The NBN rollout seems to have encouraged those previously without fixed broadband to establish a connection. Around 11% of Tasmanian NBN subscribers indicate that they did not have fixed broadband a year earlier, while the corresponding “conversion rate” for ADSL connection technology was 6%.
Having fixed broadband of any type fundamentally improves access. So the NBN rollout’s impact on pushing up fixed broadband penetration in Tasmanian from 58.6% of the population in 2017 to 73.7% in 2018 is important.
2. People signed up for more data
The NBN rollout has contributed to a large increase in the internet data allowances Tasmanians have at their disposal.
A large number of Tasmanians have moved from ADSL where the average data allowance was 420GB in 2017, to the NBN where the 2018 average data allowance was 545GB.
3. People are getting better value for money
The increase in data allowances had a flow-on impact on affordability. In particular, it has improved value for money based on cost per gigabyte of data since the sharp rise in allowances has not been matched by an equivalent rise in expenditure.
Despite this improvement, Tasmania’s affordability score remains lower than the national average. This is largely due to a poor level of relative affordability - Tasmanians spend a larger portion of their household income on internet access than the national average.
It is essential that the speed, capacity, reliability and value for money improvements yielded by NBN connectivity be translated into more productive and rewarding online activity if digital inclusion is to be meaningfully realised.
Tasmania’s digital ability score, which measures people’s attitudes to technology and their capacity to engage in online tasks, rose substantially in the past year. This is reassuring, but the state still trails the national average by 2.9 points on this dimension of digital inclusion.Daneil Munoz/AAP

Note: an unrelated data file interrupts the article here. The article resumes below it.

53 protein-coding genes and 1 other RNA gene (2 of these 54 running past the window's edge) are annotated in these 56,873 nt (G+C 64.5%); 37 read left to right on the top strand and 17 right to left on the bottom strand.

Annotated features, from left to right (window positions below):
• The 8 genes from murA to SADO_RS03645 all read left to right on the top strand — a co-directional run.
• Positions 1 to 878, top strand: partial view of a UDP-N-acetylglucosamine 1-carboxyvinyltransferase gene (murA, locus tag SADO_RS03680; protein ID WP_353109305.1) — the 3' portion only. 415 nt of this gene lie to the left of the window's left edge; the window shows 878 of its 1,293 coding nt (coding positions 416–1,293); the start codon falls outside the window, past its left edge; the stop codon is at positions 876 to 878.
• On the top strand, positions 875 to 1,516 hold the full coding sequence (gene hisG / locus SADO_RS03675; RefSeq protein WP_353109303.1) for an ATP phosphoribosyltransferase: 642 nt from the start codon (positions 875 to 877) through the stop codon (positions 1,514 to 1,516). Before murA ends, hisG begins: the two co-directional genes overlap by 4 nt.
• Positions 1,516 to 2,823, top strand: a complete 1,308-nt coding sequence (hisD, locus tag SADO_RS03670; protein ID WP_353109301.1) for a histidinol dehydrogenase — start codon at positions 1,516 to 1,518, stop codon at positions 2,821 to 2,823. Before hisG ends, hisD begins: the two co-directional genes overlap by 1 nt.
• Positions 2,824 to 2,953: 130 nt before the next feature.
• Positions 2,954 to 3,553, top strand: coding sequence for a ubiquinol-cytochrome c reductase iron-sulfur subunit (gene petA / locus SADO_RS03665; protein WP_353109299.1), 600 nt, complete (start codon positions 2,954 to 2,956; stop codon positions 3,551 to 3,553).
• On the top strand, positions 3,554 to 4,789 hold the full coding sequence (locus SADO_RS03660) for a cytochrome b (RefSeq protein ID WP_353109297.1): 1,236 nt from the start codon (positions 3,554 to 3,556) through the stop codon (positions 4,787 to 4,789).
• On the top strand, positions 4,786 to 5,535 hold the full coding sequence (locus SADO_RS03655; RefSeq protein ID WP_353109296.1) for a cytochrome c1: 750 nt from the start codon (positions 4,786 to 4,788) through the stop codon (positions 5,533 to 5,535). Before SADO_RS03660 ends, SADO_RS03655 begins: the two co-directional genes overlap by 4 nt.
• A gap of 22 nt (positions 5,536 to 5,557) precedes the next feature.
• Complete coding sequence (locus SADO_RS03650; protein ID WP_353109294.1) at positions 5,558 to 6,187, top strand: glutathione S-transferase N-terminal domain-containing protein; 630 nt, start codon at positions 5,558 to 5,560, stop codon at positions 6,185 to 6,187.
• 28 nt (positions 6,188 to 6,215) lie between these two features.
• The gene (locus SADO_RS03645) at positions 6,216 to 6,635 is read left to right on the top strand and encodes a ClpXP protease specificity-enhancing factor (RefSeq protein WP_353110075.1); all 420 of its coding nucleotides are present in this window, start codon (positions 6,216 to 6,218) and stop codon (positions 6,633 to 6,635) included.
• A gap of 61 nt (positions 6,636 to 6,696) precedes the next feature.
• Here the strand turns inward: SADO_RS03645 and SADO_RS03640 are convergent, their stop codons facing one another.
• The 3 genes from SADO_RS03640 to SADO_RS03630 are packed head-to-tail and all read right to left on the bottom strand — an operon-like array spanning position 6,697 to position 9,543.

Will the NBN fix digital inclusion nationally?
The direct and secondary effects of the NBN rollout on digital inclusion seen in Tasmania may also be felt in other states as the NBN rollout nears completion.
But the impact will be tempered by local factors. Tasmania registered a substantial improvement in digital inclusion across all three dimensions, but it did so from a very low base. Whether states with higher existing levels of digital inclusion will experience the same NBN step change remains to be seen.
The NBN may have improved the average level of digital inclusion across Tasmania, but deep digital inequalities persist in the state, as they do elsewhere, based on a range of geographic and socio-economic factors.
Low-income earners, those not in the labour force, those who did not complete secondary school, and people aged over 65 continue to record low digital inclusion index scores in 2018, and some of these groups are falling further behind.
Some recent research also suggests that the NBN may actually exacerbate digital inequality, since the rollout of lower speed and less upgradable NBN technologies is more prevalent in lower socio-economic areas. It will take many years to gauge the long-run social and economic consequences of NBN’s complex, evolving mix of technologies in creating a patchwork of new digital inequalities.
The ADII does not currently capture data on specific NBN technologies. This is an aspect of digital inclusion worthy of further investigation.
Authors: Julian Thomas, Director, Social Change Enabling Capability Platform, RMIT University